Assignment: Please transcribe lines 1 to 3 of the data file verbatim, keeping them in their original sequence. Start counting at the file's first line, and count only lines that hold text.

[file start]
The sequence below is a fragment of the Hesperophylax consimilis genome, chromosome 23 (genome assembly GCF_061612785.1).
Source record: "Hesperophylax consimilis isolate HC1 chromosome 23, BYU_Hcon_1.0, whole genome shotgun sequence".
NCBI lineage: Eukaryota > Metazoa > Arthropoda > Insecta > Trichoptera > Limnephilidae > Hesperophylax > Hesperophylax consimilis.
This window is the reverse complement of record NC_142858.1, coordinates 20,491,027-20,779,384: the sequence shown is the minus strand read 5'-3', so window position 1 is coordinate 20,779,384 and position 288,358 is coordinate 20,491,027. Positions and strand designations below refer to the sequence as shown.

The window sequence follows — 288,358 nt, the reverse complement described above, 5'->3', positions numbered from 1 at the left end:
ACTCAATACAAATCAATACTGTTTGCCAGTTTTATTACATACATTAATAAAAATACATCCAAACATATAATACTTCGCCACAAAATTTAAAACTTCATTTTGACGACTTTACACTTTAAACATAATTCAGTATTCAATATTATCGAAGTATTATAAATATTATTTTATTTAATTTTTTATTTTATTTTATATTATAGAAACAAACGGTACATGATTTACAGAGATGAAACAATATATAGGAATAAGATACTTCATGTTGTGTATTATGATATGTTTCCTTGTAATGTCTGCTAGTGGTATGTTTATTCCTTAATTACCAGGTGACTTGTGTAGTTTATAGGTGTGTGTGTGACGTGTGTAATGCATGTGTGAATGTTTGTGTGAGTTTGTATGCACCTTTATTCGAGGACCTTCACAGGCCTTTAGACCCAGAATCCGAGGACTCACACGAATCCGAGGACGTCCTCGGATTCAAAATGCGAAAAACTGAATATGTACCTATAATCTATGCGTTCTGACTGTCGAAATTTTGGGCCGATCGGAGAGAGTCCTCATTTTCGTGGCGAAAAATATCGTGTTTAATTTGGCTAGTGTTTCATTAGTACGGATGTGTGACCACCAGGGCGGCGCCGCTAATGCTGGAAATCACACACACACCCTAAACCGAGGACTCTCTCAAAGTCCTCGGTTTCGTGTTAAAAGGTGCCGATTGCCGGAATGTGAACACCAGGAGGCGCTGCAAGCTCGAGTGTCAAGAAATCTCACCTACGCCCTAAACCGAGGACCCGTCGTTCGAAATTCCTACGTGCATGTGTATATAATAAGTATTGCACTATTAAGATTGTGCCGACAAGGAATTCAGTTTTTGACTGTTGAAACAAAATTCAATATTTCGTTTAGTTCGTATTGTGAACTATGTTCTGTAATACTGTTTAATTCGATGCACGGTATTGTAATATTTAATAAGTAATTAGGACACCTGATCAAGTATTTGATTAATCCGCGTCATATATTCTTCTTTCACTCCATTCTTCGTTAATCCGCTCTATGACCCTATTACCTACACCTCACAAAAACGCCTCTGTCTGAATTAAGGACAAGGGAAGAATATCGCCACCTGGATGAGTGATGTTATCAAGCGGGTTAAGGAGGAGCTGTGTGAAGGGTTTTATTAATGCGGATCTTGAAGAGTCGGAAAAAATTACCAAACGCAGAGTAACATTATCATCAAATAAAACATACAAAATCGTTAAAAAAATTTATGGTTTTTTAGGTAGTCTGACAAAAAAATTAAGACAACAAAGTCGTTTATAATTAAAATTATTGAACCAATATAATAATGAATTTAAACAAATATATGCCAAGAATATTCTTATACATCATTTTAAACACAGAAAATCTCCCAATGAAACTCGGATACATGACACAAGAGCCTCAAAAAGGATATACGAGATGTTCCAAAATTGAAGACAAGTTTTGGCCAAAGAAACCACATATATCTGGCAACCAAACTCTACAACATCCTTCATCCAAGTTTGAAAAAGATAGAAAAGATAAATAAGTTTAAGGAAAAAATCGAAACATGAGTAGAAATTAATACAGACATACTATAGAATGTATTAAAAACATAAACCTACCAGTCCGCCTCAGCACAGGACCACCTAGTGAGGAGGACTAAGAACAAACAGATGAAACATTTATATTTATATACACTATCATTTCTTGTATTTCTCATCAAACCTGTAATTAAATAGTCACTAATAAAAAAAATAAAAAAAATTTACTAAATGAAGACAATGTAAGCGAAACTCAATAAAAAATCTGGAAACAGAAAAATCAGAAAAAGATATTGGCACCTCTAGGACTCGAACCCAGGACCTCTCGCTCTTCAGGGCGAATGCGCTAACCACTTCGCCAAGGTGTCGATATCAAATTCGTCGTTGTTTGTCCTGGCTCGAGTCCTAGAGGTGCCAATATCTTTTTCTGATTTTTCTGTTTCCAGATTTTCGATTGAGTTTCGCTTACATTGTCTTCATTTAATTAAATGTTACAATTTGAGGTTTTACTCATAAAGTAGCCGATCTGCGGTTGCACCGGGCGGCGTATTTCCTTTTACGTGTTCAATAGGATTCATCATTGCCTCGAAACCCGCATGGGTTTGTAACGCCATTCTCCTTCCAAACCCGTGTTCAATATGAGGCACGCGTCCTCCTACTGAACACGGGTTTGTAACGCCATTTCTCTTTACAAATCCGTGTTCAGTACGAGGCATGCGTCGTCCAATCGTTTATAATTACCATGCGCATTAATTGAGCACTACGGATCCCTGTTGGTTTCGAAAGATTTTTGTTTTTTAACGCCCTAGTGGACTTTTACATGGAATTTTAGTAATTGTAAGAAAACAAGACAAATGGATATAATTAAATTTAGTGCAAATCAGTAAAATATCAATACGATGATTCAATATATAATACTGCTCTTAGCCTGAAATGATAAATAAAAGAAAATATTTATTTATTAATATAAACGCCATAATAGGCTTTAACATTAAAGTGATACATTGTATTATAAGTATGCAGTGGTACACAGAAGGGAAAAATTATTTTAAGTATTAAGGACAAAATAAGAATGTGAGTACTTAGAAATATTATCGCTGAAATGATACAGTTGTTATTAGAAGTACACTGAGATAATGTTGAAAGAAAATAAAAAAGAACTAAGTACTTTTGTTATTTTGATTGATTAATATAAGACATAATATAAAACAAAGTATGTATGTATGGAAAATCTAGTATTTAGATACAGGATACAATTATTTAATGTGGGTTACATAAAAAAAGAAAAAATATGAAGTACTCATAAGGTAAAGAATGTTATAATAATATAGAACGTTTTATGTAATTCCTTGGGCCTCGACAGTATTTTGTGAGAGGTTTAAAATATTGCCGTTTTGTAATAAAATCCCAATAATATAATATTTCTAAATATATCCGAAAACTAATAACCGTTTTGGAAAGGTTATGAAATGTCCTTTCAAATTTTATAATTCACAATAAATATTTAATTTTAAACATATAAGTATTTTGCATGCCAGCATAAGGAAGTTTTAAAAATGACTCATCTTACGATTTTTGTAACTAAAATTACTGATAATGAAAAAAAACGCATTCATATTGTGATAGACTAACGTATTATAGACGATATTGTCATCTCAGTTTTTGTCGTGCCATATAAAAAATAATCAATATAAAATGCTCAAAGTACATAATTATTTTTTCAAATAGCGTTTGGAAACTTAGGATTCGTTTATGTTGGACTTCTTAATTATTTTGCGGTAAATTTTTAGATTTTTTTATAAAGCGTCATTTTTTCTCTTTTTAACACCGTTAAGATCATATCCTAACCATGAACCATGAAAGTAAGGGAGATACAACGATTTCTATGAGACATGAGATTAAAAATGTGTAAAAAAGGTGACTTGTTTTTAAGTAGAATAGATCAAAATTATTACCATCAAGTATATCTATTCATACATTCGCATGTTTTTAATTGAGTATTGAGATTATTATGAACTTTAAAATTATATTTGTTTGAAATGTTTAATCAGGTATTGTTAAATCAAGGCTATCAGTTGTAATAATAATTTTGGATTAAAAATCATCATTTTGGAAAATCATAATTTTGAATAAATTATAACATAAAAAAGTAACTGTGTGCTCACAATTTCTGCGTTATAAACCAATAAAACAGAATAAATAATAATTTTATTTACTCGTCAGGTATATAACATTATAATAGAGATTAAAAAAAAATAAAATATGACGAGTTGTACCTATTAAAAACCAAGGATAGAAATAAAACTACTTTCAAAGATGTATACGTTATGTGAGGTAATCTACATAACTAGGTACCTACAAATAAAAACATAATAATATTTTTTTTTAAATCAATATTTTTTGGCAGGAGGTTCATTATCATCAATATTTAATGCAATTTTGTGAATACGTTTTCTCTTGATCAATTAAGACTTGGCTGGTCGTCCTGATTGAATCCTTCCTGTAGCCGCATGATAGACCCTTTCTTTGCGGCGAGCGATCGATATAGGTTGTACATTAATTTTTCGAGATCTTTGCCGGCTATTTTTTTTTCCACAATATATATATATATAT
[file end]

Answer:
The sequence below is a fragment of the Hesperophylax consimilis genome, chromosome 23 (genome assembly GCF_061612785.1).
Source record: "Hesperophylax consimilis isolate HC1 chromosome 23, BYU_Hcon_1.0, whole genome shotgun sequence".
NCBI lineage: Eukaryota > Metazoa > Arthropoda > Insecta > Trichoptera > Limnephilidae > Hesperophylax > Hesperophylax consimilis.